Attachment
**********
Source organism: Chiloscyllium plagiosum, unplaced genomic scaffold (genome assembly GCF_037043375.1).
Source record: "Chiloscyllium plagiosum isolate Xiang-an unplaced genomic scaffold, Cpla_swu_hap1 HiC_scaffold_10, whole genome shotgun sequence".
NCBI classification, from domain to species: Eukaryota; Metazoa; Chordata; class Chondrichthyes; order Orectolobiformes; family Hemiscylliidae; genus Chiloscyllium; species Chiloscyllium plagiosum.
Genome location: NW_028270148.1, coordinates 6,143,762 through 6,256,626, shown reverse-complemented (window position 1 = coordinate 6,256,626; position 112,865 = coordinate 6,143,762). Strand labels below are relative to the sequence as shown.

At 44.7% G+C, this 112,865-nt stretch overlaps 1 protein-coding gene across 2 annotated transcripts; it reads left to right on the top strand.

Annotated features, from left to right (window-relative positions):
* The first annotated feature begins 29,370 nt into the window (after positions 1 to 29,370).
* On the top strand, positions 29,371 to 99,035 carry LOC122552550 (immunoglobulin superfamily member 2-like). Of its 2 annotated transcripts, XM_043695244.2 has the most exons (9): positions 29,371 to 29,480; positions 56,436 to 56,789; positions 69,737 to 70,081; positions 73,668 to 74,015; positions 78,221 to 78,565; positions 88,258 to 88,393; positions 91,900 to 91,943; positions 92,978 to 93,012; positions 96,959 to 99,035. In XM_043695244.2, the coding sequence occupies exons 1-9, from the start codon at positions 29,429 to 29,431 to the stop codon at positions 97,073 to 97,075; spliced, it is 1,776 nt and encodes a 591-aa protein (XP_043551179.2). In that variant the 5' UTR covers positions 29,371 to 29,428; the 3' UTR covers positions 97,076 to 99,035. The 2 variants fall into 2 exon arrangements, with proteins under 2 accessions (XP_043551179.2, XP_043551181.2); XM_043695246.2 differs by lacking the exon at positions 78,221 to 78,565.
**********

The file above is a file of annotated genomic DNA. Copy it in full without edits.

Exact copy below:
Source organism: Chiloscyllium plagiosum, unplaced genomic scaffold (genome assembly GCF_037043375.1).
Source record: "Chiloscyllium plagiosum isolate Xiang-an unplaced genomic scaffold, Cpla_swu_hap1 HiC_scaffold_10, whole genome shotgun sequence".
NCBI classification, from domain to species: Eukaryota; Metazoa; Chordata; class Chondrichthyes; order Orectolobiformes; family Hemiscylliidae; genus Chiloscyllium; species Chiloscyllium plagiosum.
Genome location: NW_028270148.1, coordinates 6,143,762 through 6,256,626, shown reverse-complemented (window position 1 = coordinate 6,256,626; position 112,865 = coordinate 6,143,762). Strand labels below are relative to the sequence as shown.

At 44.7% G+C, this 112,865-nt stretch overlaps 1 protein-coding gene across 2 annotated transcripts; it reads left to right on the top strand.

Annotated features, from left to right (window-relative positions):
* The first annotated feature begins 29,370 nt into the window (after positions 1 to 29,370).
* On the top strand, positions 29,371 to 99,035 carry LOC122552550 (immunoglobulin superfamily member 2-like). Of its 2 annotated transcripts, XM_043695244.2 has the most exons (9): positions 29,371 to 29,480; positions 56,436 to 56,789; positions 69,737 to 70,081; positions 73,668 to 74,015; positions 78,221 to 78,565; positions 88,258 to 88,393; positions 91,900 to 91,943; positions 92,978 to 93,012; positions 96,959 to 99,035. In XM_043695244.2, the coding sequence occupies exons 1-9, from the start codon at positions 29,429 to 29,431 to the stop codon at positions 97,073 to 97,075; spliced, it is 1,776 nt and encodes a 591-aa protein (XP_043551179.2). In that variant the 5' UTR covers positions 29,371 to 29,428; the 3' UTR covers positions 97,076 to 99,035. The 2 variants fall into 2 exon arrangements, with proteins under 2 accessions (XP_043551179.2, XP_043551181.2); XM_043695246.2 differs by lacking the exon at positions 78,221 to 78,565.